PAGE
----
Louisiana will shift up to $300 million in taxes charged annually on the sales of new cars and trucks to roadwork, under a bill Gov. John Bel Edwards signed into law today, handing a victory to Senate leaders who pushed for the boosted transportation funding.
The dollars will be removed from the state general fund where they help to pay for health care, education, public safety services and other government operations. The shift will be phased in over two years starting in mid-2023, with some provisions for cutting the size of the transfer if the state faces budget gaps.
Certain projects are specifically given priority for the new transportation funding, including a new Mississippi River bridge in Baton Rouge, replacement of the Interstate 10 bridge in Calcasieu Parish, expansion of Interstate 49 in the southern part of the state and widening of I-12 from Baton Rouge to the Mississippi state line.
Edwards’ decision on the measure—which was passed on the final day of the Legislature’s regular session earlier this month—had been uncertain. The Democratic governor had expressed concern about creating budget gaps across state services by reshuffling the vehicle sales tax money to road and bridge work. But Senate President Page Cortez, R-Lafayette, and other GOP Senate leaders argued that the state needed to do more to bolster transportation funding and chip away at a multibillion-dollar backlog of infrastructure work.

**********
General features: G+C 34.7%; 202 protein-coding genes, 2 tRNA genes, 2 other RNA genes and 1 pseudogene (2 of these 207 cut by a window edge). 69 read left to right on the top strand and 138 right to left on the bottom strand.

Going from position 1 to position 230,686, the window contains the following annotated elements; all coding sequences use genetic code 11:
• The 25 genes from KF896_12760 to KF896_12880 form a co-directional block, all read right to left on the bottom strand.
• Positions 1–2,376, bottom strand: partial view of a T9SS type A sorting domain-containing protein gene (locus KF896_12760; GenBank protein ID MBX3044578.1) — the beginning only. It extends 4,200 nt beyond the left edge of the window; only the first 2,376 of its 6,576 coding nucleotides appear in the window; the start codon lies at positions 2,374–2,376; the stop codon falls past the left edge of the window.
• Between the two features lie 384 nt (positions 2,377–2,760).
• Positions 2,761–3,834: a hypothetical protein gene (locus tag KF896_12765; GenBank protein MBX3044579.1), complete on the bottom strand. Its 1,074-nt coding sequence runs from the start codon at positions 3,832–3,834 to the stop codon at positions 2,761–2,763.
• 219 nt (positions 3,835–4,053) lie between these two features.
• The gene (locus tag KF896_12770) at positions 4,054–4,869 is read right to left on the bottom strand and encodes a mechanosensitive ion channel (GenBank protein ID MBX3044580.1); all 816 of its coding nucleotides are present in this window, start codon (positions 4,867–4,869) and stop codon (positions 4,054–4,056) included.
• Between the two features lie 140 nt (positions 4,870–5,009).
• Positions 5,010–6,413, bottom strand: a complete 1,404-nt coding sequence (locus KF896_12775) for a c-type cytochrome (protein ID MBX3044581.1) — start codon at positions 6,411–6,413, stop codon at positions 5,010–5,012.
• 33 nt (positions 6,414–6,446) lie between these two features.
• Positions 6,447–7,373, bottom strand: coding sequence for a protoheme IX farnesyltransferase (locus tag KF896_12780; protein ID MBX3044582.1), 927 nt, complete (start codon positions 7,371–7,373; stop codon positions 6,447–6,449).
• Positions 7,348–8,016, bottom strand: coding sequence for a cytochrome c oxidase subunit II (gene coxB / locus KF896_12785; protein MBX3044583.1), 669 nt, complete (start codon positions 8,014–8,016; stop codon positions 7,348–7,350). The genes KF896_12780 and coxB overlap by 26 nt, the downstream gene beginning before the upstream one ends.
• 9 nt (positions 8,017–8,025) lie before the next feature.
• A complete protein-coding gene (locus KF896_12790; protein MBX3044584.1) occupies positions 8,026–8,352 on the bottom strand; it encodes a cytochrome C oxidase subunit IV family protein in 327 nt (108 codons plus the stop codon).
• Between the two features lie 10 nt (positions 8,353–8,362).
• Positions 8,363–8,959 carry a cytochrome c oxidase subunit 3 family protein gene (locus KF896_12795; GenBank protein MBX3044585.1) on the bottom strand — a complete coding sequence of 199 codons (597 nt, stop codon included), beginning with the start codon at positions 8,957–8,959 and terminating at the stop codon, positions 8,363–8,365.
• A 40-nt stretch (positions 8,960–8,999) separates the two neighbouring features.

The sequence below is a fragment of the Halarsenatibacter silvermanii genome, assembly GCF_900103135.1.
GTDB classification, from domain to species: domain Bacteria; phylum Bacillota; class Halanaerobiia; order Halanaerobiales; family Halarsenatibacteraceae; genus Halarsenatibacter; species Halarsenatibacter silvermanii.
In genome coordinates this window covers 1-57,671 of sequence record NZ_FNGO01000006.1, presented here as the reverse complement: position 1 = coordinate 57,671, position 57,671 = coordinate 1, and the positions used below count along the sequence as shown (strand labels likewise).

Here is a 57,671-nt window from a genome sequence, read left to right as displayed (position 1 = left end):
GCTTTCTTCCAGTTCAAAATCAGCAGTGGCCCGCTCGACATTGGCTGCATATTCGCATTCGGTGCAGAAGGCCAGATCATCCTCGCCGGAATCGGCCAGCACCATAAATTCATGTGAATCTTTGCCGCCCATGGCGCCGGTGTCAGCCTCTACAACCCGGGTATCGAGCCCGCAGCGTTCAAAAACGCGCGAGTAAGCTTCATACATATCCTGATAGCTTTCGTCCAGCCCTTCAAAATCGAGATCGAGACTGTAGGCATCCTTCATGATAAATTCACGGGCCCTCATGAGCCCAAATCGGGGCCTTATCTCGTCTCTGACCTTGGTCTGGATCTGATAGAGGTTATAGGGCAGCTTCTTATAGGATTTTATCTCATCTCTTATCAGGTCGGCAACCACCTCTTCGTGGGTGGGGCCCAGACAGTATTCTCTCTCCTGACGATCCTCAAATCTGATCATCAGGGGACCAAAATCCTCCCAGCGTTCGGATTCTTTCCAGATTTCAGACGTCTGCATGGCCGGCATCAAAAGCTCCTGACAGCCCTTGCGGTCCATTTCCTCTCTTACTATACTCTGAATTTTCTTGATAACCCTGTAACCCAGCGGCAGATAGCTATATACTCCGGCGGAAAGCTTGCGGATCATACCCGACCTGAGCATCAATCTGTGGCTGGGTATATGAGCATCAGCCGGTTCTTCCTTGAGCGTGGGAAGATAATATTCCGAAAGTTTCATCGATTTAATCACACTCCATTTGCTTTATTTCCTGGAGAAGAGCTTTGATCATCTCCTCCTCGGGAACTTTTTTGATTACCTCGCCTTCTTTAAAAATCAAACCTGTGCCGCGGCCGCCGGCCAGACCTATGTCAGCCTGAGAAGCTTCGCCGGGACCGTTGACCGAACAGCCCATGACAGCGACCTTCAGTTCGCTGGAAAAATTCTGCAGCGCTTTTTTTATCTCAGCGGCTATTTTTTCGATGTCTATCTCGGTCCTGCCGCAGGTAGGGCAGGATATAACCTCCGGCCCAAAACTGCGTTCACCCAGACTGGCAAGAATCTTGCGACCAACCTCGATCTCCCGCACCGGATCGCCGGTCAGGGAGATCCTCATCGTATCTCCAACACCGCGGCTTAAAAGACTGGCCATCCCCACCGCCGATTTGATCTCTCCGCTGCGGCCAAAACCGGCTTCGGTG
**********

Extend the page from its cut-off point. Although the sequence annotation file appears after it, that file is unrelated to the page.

Adam Knapp, head of the Baton Rouge Area Chamber, praised the bill signing as making Louisiana’s first “serious, long-term investment in its infrastructure” in decades.
“With this rededication of dollars, Louisiana can begin to build back its infrastructure to compete for the jobs and talent that depend on it,” Knapp said in a statement.
“The investment that will be created by this legislation begins—in a major way—to strengthen Louisiana’s position on infrastructure compared to its peer states,” says Bryan Jones, vice president of Baton Rouge-based infrastructure solutions firm HNTB. “Nearly all states in America have increased state funding for roads and bridges in the last 10 years.”
While legislative leaders were pleased with Edwards’ signature on the highly sought bill, it is not likely to end the drumbeat for a mid-July veto session for lawmakers to consider overturning the governor’s rejections of other measures that won strong bipartisan support.